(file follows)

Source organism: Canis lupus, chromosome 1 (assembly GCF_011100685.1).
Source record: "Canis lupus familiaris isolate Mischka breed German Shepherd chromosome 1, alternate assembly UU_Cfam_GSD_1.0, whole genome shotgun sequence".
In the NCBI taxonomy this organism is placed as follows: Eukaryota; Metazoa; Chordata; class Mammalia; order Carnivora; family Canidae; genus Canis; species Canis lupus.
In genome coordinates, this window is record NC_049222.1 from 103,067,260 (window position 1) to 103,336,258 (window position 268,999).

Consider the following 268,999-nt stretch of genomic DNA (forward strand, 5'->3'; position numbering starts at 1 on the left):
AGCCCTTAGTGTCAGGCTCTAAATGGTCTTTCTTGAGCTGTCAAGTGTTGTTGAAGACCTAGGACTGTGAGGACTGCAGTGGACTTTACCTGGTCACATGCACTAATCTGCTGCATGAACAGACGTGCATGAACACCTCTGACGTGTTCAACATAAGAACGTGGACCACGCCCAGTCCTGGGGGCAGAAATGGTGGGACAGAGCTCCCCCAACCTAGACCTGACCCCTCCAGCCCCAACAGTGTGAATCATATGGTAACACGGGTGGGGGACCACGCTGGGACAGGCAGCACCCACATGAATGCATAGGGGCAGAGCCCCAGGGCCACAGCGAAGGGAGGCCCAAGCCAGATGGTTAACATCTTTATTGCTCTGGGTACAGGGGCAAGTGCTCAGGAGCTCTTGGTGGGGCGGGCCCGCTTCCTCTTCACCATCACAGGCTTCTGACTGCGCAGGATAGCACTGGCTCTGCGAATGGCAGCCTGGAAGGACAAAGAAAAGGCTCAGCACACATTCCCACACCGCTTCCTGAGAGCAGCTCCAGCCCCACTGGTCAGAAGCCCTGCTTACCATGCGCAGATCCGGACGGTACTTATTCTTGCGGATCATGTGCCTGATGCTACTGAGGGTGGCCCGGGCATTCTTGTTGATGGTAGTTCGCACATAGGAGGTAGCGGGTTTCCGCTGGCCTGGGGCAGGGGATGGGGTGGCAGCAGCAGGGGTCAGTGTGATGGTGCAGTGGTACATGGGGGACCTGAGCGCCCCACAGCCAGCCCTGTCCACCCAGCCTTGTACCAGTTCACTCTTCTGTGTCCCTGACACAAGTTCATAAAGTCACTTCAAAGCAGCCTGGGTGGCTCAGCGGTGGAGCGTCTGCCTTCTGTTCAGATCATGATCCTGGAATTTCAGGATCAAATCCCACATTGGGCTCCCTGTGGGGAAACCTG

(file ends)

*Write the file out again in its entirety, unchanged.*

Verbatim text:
Source organism: Canis lupus, chromosome 1 (assembly GCF_011100685.1).
Source record: "Canis lupus familiaris isolate Mischka breed German Shepherd chromosome 1, alternate assembly UU_Cfam_GSD_1.0, whole genome shotgun sequence".
In the NCBI taxonomy this organism is placed as follows: Eukaryota; Metazoa; Chordata; class Mammalia; order Carnivora; family Canidae; genus Canis; species Canis lupus.
In genome coordinates, this window is record NC_049222.1 from 103,067,260 (window position 1) to 103,336,258 (window position 268,999).

Consider the following 268,999-nt stretch of genomic DNA (forward strand, 5'->3'; position numbering starts at 1 on the left):
AGCCCTTAGTGTCAGGCTCTAAATGGTCTTTCTTGAGCTGTCAAGTGTTGTTGAAGACCTAGGACTGTGAGGACTGCAGTGGACTTTACCTGGTCACATGCACTAATCTGCTGCATGAACAGACGTGCATGAACACCTCTGACGTGTTCAACATAAGAACGTGGACCACGCCCAGTCCTGGGGGCAGAAATGGTGGGACAGAGCTCCCCCAACCTAGACCTGACCCCTCCAGCCCCAACAGTGTGAATCATATGGTAACACGGGTGGGGGACCACGCTGGGACAGGCAGCACCCACATGAATGCATAGGGGCAGAGCCCCAGGGCCACAGCGAAGGGAGGCCCAAGCCAGATGGTTAACATCTTTATTGCTCTGGGTACAGGGGCAAGTGCTCAGGAGCTCTTGGTGGGGCGGGCCCGCTTCCTCTTCACCATCACAGGCTTCTGACTGCGCAGGATAGCACTGGCTCTGCGAATGGCAGCCTGGAAGGACAAAGAAAAGGCTCAGCACACATTCCCACACCGCTTCCTGAGAGCAGCTCCAGCCCCACTGGTCAGAAGCCCTGCTTACCATGCGCAGATCCGGACGGTACTTATTCTTGCGGATCATGTGCCTGATGCTACTGAGGGTGGCCCGGGCATTCTTGTTGATGGTAGTTCGCACATAGGAGGTAGCGGGTTTCCGCTGGCCTGGGGCAGGGGATGGGGTGGCAGCAGCAGGGGTCAGTGTGATGGTGCAGTGGTACATGGGGGACCTGAGCGCCCCACAGCCAGCCCTGTCCACCCAGCCTTGTACCAGTTCACTCTTCTGTGTCCCTGACACAAGTTCATAAAGTCACTTCAAAGCAGCCTGGGTGGCTCAGCGGTGGAGCGTCTGCCTTCTGTTCAGATCATGATCCTGGAATTTCAGGATCAAATCCCACATTGGGCTCCCTGTGGGGAAACCTG